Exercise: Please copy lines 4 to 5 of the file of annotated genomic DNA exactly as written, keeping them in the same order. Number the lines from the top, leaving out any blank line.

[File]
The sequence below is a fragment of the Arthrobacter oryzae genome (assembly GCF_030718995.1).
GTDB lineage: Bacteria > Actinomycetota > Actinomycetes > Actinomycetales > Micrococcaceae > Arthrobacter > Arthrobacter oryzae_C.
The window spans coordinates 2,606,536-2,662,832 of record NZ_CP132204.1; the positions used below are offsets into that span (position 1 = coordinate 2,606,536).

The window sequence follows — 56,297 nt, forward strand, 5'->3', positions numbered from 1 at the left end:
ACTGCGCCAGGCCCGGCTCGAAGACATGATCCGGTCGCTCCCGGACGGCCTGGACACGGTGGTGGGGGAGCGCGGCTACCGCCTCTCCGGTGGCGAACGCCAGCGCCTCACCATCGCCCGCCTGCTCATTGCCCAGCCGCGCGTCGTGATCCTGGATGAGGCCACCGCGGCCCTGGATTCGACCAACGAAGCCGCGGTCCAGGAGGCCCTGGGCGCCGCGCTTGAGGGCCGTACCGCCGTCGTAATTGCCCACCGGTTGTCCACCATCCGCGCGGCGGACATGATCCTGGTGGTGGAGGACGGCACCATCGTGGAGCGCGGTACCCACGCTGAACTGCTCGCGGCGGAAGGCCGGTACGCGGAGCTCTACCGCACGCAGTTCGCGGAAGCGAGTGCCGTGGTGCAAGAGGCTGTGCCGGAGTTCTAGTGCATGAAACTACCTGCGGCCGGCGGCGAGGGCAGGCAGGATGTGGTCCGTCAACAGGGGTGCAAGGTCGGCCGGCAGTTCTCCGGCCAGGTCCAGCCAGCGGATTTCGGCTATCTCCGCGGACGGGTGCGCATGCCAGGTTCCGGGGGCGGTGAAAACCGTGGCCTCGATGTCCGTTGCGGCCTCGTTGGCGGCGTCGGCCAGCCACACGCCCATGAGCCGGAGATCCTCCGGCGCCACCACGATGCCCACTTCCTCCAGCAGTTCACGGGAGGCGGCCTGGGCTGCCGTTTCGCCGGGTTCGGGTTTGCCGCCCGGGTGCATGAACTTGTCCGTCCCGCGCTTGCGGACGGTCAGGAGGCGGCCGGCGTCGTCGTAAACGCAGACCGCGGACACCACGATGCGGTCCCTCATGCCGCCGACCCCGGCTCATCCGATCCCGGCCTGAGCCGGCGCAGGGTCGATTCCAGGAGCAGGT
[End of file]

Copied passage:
The window sequence follows — 56,297 nt, forward strand, 5'->3', positions numbered from 1 at the left end:
ACTGCGCCAGGCCCGGCTCGAAGACATGATCCGGTCGCTCCCGGACGGCCTGGACACGGTGGTGGGGGAGCGCGGCTACCGCCTCTCCGGTGGCGAACGCCAGCGCCTCACCATCGCCCGCCTGCTCATTGCCCAGCCGCGCGTCGTGATCCTGGATGAGGCCACCGCGGCCCTGGATTCGACCAACGAAGCCGCGGTCCAGGAGGCCCTGGGCGCCGCGCTTGAGGGCCGTACCGCCGTCGTAATTGCCCACCGGTTGTCCACCATCCGCGCGGCGGACATGATCCTGGTGGTGGAGGACGGCACCATCGTGGAGCGCGGTACCCACGCTGAACTGCTCGCGGCGGAAGGCCGGTACGCGGAGCTCTACCGCACGCAGTTCGCGGAAGCGAGTGCCGTGGTGCAAGAGGCTGTGCCGGAGTTCTAGTGCATGAAACTACCTGCGGCCGGCGGCGAGGGCAGGCAGGATGTGGTCCGTCAACAGGGGTGCAAGGTCGGCCGGCAGTTCTCCGGCCAGGTCCAGCCAGCGGATTTCGGCTATCTCCGCGGACGGGTGCGCATGCCAGGTTCCGGGGGCGGTGAAAACCGTGGCCTCGATGTCCGTTGCGGCCTCGTTGGCGGCGTCGGCCAGCCACACGCCCATGAGCCGGAGATCCTCCGGCGCCACCACGATGCCCACTTCCTCCAGCAGTTCACGGGAGGCGGCCTGGGCTGCCGTTTCGCCGGGTTCGGGTTTGCCGCCCGGGTGCATGAACTTGTCCGTCCCGCGCTTGCGGACGGTCAGGAGGCGGCCGGCGTCGTCGTAAACGCAGACCGCGGACACCACGATGCGGTCCCTCATGCCGCCGACCCCGGCTCATCCGATCCCGGCCTGAGCCGGCGCAGGGTCGATTCCAGGAGCAGGT